Another possible impediment to labor market adjustment are minimum wage laws. In both Mexico and Morocco, minimum wage laws were in place when the trade reforms were introduced. To the extent that minimum wages were binding, they could in principle act as a barrier to downward wage adjustment, explaining the lack of any wage response to tariff and quota changes. In Morocco, the real value of the minimum wage rose by 4.4 percent annually during the 1980s, which suggests that it could have played an important role in the adjustment process.

TRADE REFORM: Trade Policies and Labor Market Adjustment 3

January 21, 2015

One simple way to test whether imperfections in the labor markets are responsible for the low adjustment response is to examine changes in output, employment, and trade policies. If wages in both countries are flexible and labor adjustment is not costly, variations in employment should be highly correlated with variations in output. Lack of employment adjustment could then be explained by lack of output adjustment to changes in policies. If output levels only responded sluggishly to tariff and quota changes, then it would not be surprising if employment failed to respond as well.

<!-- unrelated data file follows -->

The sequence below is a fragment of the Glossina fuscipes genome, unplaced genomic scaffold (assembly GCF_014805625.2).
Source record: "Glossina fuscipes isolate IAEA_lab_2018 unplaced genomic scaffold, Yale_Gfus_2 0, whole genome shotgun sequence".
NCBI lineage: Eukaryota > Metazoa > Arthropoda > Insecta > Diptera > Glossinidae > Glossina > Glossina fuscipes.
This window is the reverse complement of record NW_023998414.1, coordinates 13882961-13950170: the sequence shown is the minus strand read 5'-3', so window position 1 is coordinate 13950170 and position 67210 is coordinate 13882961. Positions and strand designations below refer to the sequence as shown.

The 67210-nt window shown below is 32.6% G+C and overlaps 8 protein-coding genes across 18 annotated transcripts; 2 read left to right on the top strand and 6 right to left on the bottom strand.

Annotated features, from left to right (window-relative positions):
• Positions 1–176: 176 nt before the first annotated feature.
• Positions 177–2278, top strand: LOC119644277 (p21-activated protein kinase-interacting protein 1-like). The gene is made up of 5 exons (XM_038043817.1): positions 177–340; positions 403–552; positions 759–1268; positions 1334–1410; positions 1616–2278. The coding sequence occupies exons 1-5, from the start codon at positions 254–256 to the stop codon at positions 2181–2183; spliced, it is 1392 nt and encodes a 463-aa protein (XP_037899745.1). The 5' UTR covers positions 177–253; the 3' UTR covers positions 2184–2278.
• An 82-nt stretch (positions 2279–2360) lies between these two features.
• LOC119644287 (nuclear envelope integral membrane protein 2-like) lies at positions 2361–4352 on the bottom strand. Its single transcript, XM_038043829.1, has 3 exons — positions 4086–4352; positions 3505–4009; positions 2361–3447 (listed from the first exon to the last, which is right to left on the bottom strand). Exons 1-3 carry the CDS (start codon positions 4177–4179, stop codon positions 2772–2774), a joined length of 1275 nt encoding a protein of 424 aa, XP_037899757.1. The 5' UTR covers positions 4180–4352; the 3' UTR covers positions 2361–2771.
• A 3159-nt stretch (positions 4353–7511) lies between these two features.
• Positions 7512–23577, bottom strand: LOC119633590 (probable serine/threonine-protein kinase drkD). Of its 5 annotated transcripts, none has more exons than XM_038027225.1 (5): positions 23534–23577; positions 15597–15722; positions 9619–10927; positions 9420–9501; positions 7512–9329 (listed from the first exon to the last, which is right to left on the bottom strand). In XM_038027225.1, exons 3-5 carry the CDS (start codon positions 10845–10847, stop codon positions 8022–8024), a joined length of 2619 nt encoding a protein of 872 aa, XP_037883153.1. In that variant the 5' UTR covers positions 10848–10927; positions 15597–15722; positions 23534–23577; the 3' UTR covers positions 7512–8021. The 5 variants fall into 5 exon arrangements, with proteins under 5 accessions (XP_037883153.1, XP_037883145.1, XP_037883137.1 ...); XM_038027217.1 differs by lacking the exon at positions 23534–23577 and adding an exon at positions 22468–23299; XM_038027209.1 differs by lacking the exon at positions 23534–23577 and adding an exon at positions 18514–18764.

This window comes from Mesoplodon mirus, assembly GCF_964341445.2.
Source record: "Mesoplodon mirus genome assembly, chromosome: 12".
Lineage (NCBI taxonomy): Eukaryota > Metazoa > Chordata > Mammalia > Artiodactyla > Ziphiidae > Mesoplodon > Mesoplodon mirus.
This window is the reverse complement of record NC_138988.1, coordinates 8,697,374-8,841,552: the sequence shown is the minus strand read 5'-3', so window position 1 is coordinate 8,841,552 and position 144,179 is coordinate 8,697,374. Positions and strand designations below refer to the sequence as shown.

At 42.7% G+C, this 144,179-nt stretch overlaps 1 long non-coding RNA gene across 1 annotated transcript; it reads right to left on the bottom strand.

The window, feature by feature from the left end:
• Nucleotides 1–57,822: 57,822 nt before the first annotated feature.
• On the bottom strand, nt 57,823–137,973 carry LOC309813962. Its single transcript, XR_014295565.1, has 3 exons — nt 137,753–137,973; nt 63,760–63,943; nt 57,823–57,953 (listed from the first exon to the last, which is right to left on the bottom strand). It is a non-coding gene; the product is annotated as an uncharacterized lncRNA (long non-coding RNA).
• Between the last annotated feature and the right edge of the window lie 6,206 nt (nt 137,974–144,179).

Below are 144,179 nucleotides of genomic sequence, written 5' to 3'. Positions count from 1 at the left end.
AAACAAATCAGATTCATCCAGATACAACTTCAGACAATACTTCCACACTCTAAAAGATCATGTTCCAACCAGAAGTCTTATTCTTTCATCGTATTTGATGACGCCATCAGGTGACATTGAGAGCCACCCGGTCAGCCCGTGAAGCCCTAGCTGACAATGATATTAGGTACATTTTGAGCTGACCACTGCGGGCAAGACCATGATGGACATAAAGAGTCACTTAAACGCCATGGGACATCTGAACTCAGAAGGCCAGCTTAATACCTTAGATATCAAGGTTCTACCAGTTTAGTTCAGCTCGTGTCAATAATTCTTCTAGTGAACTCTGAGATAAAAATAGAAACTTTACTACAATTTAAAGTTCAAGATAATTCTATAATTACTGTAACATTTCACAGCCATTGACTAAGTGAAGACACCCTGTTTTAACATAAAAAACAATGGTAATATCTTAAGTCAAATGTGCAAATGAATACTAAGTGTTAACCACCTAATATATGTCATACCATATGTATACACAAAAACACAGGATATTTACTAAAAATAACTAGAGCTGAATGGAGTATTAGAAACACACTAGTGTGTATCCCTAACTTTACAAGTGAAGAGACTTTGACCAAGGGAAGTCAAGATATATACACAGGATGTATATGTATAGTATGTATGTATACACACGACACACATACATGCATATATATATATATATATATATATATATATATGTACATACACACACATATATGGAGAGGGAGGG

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Tables 3 and 4 report correlations between changes in output, employment, and trade policies for Mexico and Morocco. Particularly in Morocco, but also to a lesser extent in Mexico, the results confirm that employment responded significantly to output changes, but that both output and employment were not highly correlated with changes in trade policies. In Table 3, which reports the correlations for Morocco, the correlation coefficient between changes in output and employment is .31 for annual data and .48 for long period (from 1984 to 1990) changes.